The idea for an entrepreneurial “learner’s permit” in Connecticut — a two-year holiday sparing new startups some regulatory fees and paperwork — is before a state fiscal analysis committee that could determine whether the initiative becomes law.
The bill comes on the heels of New York Gov.Andrew Cuomo‘s offer of 10 years of tax-free operations for qualifying startups in that state. It also arrives amid fresh data on a decline in new business formation in Connecticut, which fell slightly for a second straight year in 2014, according to data from the Connecticut Secretary of the State. Those declines extended into January, when for the first time in at least 15 years the state did not register 2,000 startups that month, with only about 1,890 companies formed in January.
With early support from committee Democrats, the bill’s outcome could well lie with the Assembly’s Office of Fiscal Analysis, Frantz said. If OFA determines the bill would represent a significant drain on the state budget, he expressed doubt it would win support of Gov. Dannel P. Malloy, whose administration tries to reverse a revenue shortfall while maintaining small business initiatives created under previous budgets and winning support for a major investment in Connecticut’s transportation infrastructure.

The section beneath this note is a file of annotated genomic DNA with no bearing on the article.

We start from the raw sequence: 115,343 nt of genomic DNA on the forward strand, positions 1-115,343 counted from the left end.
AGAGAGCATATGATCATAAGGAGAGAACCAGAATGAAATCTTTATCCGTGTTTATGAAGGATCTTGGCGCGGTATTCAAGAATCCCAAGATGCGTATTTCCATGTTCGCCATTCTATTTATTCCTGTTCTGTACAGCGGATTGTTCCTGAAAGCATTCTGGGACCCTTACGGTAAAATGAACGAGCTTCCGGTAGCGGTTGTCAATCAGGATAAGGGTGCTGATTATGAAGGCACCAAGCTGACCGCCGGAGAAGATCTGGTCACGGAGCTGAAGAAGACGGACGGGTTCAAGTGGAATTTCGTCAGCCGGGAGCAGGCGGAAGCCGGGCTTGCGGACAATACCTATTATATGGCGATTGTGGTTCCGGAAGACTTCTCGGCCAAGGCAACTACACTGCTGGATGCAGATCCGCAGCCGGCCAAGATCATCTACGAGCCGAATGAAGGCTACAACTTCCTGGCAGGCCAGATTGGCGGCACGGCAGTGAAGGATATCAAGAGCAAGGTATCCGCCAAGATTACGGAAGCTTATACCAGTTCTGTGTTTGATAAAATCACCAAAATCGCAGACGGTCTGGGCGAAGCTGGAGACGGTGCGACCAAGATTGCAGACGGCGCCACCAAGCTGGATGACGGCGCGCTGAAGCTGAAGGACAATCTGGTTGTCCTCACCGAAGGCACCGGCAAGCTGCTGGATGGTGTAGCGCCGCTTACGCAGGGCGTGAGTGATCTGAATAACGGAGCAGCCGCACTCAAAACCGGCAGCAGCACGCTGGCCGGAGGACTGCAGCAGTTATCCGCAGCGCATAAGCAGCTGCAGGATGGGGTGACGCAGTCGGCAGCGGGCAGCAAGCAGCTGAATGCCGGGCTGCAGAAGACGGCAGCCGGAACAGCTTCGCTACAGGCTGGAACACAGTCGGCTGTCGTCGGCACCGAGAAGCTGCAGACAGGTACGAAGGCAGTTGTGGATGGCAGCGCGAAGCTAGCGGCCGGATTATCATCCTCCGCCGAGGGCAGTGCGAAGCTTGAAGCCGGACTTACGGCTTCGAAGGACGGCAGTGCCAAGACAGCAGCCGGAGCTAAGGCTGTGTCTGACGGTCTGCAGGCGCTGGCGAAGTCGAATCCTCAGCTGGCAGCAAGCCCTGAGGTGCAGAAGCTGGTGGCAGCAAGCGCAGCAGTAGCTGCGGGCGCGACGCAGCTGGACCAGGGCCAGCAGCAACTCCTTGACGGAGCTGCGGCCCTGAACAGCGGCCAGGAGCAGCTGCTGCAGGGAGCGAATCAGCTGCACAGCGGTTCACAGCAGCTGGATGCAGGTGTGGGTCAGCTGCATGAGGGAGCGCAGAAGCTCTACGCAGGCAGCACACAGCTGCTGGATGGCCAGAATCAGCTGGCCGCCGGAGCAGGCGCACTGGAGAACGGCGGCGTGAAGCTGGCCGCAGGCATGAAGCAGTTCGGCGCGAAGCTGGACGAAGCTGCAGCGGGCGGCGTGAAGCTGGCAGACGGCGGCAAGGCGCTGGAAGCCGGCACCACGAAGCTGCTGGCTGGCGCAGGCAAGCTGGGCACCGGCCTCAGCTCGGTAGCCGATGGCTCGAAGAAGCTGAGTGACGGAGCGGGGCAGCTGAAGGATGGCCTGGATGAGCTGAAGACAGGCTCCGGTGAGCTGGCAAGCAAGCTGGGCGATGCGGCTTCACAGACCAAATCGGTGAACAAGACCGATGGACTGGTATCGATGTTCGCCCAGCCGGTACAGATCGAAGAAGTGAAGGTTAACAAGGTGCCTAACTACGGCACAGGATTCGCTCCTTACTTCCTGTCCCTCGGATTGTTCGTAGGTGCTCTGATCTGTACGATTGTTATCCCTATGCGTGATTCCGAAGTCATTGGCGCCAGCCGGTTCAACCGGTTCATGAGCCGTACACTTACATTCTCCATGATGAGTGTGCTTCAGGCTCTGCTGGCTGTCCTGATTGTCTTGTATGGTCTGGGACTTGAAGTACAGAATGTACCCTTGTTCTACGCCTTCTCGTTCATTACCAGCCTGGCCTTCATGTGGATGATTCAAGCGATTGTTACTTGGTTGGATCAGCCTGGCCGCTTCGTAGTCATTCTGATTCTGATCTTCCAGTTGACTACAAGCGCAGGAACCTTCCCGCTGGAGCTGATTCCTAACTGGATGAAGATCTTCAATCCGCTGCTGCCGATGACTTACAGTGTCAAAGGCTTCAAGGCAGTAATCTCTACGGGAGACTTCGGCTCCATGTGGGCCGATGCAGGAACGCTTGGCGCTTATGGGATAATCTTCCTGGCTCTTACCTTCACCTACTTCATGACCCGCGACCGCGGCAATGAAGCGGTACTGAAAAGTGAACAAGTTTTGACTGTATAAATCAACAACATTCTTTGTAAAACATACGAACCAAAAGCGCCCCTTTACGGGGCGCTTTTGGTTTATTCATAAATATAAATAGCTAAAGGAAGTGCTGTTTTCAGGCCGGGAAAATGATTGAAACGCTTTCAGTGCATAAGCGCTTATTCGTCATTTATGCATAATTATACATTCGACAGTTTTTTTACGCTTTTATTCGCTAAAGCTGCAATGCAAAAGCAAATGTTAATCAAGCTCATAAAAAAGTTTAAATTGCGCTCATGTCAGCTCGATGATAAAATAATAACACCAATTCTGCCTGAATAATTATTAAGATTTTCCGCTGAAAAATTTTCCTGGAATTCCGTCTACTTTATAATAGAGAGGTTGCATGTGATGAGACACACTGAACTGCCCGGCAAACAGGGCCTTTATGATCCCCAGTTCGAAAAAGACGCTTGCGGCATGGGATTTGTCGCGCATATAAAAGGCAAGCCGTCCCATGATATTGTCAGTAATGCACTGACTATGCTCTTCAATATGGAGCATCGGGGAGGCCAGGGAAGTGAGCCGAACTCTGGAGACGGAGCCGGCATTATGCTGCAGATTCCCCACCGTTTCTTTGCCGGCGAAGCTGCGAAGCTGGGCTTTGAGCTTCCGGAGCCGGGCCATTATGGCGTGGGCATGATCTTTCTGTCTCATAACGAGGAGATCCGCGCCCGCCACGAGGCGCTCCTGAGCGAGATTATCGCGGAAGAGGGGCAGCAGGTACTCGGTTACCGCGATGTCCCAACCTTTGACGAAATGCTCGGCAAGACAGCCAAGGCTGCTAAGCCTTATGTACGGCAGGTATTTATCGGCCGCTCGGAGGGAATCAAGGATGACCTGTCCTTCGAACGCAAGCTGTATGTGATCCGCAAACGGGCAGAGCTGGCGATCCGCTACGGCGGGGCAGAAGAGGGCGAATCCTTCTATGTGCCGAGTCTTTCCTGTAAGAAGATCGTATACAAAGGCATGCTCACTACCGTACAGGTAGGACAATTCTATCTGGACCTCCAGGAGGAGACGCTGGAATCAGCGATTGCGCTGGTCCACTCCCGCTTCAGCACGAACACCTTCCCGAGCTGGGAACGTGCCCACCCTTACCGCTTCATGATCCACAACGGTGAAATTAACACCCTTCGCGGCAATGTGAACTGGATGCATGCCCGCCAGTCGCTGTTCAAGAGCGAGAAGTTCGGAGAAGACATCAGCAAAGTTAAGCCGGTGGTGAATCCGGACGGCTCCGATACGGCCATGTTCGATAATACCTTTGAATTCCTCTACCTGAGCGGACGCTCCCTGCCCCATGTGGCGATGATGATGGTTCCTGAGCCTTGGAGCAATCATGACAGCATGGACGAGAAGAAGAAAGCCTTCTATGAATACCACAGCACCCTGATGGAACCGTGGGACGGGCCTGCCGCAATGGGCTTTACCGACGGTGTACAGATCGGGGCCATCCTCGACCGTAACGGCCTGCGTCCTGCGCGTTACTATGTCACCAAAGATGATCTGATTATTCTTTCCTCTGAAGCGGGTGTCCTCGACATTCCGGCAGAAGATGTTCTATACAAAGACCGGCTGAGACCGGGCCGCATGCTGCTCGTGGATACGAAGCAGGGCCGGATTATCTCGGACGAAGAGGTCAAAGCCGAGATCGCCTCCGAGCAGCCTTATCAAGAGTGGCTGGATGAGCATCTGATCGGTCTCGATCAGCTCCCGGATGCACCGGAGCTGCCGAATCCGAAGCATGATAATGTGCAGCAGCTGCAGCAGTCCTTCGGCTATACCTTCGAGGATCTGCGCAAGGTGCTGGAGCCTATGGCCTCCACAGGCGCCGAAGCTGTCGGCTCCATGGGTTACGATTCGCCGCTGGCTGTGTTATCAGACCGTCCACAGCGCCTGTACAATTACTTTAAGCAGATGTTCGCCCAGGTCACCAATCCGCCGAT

Others were quick to draw comparisons to the New York offer of 10 years of tax-free operations in that state, including Bruce Carlson, acting president of the Connecticut Technology Counciltrade group.
“I’m not saying two years is too short,” Carlson testified in late February to the Commerce Committee. “I’m saying that when we look at what the competition is … For a lot of these startups, which is what the learner’s permit is geared to, within two years you’re either making money or you don’t exist. And so that might be the right amount of time.
“Let’s get it going,” he added. “If it works and we find there’s a need for a longer period of time — go for it. But the first step is just to get it going.”
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